Saturday, June 16, 2007

Optimistic me

Well it's the end of the term here. Next week is exam time. If it's anything like previous years it'll be heaps of fun trying to figure out how to mark people and post the marks on a ridiculously complicated online system. But who knows, it might be less of a hassle than expected. See? See? I can still think positively! Even though that's always what ends up getting me into trouble.

A brief example. Tonight I had the cavalier shortsightedness to pick up the phone and order pizza instead of saving myself some money and a headache and going with the pick-up option. Why I EVER do that is a mystery to me. Because if the run of the mill garden variety Korean can't understand me when I am speaking perfect Korean with bang on pronunciation slanged up and slurred like I've been speaking it my whole life, how could I ever expect the guy who answers the phone at Dominoes to know what I'm saying? Positive thinking.

So the guy answers with the hello Dominoes Pizza greeting and I start ordering a large super supreme pizza. I said, " Yoposayo, lah ji Super Supreme Pizza ju sayo." Unfortunately in Korea it's not Super Supreme it's shyoo puh shyoo peu leem. The guy on the phone is no rocket scientist. He probably thinks Dominoes is Korean and shyoo puh shyoo peu leem is a clever Korean title for a pizza. I didn't use the Korean massacring of "Super Supreme" even though I DID say "lah ji" in stead of "large". Predictably his answer was, "Ye?"

"Ye" and "Ne" can both be used for "yes" and with interogative intonation as "what?" I have a habit of saying "yup" in English. It's got a bit of an upward intonation that causes great confusion when I transfer it into the Korean language. As you will see.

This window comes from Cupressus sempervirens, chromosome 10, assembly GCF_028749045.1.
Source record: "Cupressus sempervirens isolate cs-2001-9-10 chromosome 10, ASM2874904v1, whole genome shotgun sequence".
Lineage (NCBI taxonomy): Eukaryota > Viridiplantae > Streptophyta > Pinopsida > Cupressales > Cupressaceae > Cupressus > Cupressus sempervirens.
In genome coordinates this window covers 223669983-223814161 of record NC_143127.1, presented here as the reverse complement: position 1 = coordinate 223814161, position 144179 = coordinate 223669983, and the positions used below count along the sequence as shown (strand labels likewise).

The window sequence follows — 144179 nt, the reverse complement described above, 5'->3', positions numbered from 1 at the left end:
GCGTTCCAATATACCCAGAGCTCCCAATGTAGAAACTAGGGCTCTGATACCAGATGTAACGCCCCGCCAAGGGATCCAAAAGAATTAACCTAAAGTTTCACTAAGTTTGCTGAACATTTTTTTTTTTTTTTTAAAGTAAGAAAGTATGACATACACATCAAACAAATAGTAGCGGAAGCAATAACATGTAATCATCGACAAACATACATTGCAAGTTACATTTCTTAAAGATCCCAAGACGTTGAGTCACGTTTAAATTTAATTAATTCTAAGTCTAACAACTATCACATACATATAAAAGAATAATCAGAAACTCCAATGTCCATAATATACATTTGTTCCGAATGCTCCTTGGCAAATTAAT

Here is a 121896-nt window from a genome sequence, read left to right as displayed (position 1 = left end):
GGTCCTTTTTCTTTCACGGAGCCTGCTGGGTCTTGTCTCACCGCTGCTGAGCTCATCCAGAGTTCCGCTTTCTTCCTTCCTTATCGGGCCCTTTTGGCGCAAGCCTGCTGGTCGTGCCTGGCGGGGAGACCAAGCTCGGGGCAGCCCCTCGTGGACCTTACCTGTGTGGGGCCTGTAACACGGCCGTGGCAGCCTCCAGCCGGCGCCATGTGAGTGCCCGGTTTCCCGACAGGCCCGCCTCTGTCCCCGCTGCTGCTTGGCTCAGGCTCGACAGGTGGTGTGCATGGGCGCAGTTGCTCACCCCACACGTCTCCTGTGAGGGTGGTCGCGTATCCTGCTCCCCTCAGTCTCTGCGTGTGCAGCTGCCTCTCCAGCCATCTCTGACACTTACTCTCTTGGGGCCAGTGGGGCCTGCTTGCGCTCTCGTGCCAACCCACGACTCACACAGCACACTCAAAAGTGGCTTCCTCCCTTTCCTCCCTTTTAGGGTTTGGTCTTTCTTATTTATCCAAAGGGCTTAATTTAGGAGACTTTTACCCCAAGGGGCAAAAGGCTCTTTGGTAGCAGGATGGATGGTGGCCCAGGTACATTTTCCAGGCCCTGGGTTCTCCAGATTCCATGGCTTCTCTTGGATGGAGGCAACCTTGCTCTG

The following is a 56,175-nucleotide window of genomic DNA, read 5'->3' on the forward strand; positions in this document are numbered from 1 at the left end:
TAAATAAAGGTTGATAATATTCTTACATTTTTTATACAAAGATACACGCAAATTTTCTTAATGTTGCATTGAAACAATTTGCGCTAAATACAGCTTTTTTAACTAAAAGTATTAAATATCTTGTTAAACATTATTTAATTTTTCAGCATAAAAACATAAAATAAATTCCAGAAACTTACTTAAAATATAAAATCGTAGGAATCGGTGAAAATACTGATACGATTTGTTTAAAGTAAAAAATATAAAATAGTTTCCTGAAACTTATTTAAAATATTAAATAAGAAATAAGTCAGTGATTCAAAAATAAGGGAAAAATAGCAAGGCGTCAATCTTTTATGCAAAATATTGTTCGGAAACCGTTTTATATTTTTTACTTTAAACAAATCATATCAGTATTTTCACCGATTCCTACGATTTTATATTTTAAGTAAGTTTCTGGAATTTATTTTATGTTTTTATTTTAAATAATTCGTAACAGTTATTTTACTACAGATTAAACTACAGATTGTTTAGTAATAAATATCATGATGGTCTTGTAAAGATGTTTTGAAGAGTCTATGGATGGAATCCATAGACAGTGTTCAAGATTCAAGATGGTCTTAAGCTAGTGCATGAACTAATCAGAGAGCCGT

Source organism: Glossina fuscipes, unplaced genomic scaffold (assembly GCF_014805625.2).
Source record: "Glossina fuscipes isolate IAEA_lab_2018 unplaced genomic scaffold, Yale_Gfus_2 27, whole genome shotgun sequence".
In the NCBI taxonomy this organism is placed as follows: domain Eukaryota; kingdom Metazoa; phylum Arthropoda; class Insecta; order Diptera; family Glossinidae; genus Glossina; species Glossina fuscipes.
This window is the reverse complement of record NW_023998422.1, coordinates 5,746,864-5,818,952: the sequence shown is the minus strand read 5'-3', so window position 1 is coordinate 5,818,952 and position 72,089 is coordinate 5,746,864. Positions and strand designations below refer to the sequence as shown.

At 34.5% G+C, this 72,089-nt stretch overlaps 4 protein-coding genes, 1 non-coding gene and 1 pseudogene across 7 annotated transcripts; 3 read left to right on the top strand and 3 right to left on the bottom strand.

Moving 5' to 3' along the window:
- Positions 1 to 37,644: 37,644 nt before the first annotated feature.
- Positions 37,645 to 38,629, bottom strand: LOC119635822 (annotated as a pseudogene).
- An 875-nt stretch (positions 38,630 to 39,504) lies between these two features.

So I do the Koreanization of the pizza title. He understands. I wish I could record a call like this sometime for classroom purposes. My students and Korean friends are always telling me how "scientific" the Korean alphabet is. Nobody knows exactly what the hell that means including the parrots who say it, but part of it is the idea that any word from any language can be written using Korean characters. When I disagree and tell them it needs to be written and understood they always tell me they can understand it. Which is a total lie. It's why Koreans write new second language vocabulary in Korean characters and it's why every single person has identical pronunciation problems and it's not gonna change very soon. Job security for me! See? See?

Back to the pizza. He asks in Korean where I live. No, I don't know how to ask the question myself but I have logic on my side, (something I can't say for the guy on the other end of the phone), and I know he's gonna ask me where I live so the delivery driver can find me. So I start saying my address in Korean. I've said it many times before, I know how to say it, my pronunciation is fine and we have a good telephone connection but he just can't seem to understand me. I tell him, "Weon Cheong Men syon, B dong, sam baek sam ho." That means Weon Cheong Mansion B unit, room 303. He asks me if I'm in Deok Jeong. I live in Yangju and almost the entire city is Deok Jeong. The subway stop is named Deok Jeong. The high school and middle schools are named Deok Jeong. All the big apartments are Deok Jeong. The Dominos Pizza is in Deok Jeong about a 5 minute walk from my house. There are no other Weon Cheong Mansions anywhere. The guy has made 20 pizzas for me before and probably recognizes my voice. They have delivered umpteen dozen pizzas to Weong Cheong Mansion B dong and know exactly where it is. I am one of maybe three English speaking males in the area. I've seen the phone at the store, it has call display and they know who it is calling if you've called once before like every other Dominos Pizza in the whole fucking world but this guy just had to know if I was in Deok Jeong. Store policy to ask the neighbourhood I suppose. You wanna see the meaning of do as you're told? Give a Korean a rule.